We’re saved from ‘climate emergency’! Carbon tax shows new signs of life in Congress
Members of Congress on both sides of the aisle are introducing competing bills that aim to put a tax on carbon.
The push to regulate greenhouse gas emissions come as both Democrats and Republicans face pressure from their constituents, and in some cases the fossil fuel industry itself, to regulate carbon emissions that lead to climate change.
Sen. Christopher Coons (D-Del.), Rep. Francis Rooney (R-Fla.) and Rep. Dan Lipinski (D-Ill.) all introduced carbon tax bills on Thursday that each take a shot at cementing the long tossed-around idea of a carbon fee. Those three bills join two other bipartisan measures proposing a carbon tax introduced earlier this year in the House and the Senate.
The influx of legislation is surprising some observers who have long called for action on climate change. They say they wouldn’t have believed a year ago that there would have been such a push.
“I can tell you from what I know is that we are worlds apart from the Congress that I left at the beginning of this year,” said Carlos Curbelo, a former Republican congressman from Florida who lost his reelection bid last year.
Curbelo last year was the first Republican to introduce a carbon pricing bill in nearly a decade. He’s since joined Alliance for Market Solutions, a Republican-to-Republican-focused carbon tax coalition.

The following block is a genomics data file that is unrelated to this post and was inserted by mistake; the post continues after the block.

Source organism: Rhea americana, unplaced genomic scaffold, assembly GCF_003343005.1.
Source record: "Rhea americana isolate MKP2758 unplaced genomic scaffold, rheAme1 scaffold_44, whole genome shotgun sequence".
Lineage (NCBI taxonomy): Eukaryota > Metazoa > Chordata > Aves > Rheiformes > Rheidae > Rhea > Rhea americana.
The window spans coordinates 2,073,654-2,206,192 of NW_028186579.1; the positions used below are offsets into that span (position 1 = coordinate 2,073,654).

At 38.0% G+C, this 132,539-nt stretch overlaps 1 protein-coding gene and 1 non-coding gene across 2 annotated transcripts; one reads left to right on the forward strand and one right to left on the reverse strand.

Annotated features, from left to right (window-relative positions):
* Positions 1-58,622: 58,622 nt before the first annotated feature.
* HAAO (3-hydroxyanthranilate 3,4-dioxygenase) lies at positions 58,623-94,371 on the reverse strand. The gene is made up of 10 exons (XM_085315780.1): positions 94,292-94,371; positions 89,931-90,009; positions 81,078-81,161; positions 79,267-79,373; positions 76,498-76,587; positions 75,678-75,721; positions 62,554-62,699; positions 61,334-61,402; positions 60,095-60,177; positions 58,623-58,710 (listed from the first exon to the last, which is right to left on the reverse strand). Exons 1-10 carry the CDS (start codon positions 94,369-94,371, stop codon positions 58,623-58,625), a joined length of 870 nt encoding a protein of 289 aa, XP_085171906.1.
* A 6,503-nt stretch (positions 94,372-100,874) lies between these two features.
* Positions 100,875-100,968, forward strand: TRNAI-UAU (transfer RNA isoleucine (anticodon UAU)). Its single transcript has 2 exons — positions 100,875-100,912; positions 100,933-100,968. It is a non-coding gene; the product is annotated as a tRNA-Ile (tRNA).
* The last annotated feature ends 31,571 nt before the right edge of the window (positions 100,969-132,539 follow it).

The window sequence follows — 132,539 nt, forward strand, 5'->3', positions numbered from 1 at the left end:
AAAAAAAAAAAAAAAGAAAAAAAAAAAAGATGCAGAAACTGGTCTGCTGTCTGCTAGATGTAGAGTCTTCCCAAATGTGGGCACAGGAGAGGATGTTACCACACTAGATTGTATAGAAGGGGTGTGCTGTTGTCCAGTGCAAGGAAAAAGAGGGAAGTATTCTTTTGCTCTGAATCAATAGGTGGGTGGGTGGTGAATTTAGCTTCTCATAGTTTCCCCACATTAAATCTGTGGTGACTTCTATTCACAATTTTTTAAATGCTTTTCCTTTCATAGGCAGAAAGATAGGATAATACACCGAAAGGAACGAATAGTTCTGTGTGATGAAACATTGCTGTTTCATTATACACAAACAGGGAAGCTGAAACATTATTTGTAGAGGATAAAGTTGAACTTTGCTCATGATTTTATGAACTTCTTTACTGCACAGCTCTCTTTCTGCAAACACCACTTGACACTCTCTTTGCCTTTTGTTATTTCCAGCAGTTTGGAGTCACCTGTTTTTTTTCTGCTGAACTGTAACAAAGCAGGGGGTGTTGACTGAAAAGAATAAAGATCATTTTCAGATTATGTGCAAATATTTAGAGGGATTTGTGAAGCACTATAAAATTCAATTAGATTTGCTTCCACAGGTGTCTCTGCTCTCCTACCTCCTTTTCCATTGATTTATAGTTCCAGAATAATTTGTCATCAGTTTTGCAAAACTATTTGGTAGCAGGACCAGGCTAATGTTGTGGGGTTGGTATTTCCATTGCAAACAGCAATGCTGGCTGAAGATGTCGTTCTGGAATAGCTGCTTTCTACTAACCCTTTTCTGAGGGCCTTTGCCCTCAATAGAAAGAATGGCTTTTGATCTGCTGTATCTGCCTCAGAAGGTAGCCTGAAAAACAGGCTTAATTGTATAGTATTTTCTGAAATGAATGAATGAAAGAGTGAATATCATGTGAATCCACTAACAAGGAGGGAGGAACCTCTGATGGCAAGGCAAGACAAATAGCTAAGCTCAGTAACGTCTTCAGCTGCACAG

“During my four years I think we made a lot of progress on changing the culture to make it acceptable to discuss this challenge, to name it for what it is — but even then a lot of Republicans were not anxious to engage,” he said.
“Today, not just rank and file from moderate districts, but leading Republicans, senior Republicans are stepping out on the issue, making it clear that the debate should be over solutions, not over science or anything else of that nature, and for me it’s a sign of real progress.”
Coons’s bill with Sen. Dianne Feinstein (D-Calif.), the Climate Action Rebate Act of 2019, would start greenhouse gas fees at $15 per metric ton of carbon and gradually increase the fee over time.
It estimates the tax would bring in $12 billion in revenue, which would then be distributed in part as a rebate to low income families. A portion also would be used to invest in clean energy. The bill aims to reduce U.S. carbon emissions 55 percent by 2030 and achieve net zero emissions by 2050.
A second bill introduced by Rooney with Lipinski as a co-sponsor, the Stemming Warming and Augmenting Pay Act, would impose a $30 tax per metric ton of carbon. Revenues would be largely paid out to individuals through payroll taxes.
The tax would apply to fossil fuel producers and large industrial emitters and would reduce energy-related carbon pollution by approximately 42 percent by 2030. It would also bar new regulations on power plants as long as they meet the emissions targets set by the bill.
The final bill introduced by Lipinski with Rooney as the co-sponsor, titled the Raise Wages, Cut Carbon Act of 2019, would spend revenue collected from the tax to cut payroll taxes, with a portion dealt to Social Security beneficiaries. That bill would start taxing carbon at $40 per ton but would raise the rate at a slower pace than the other bills.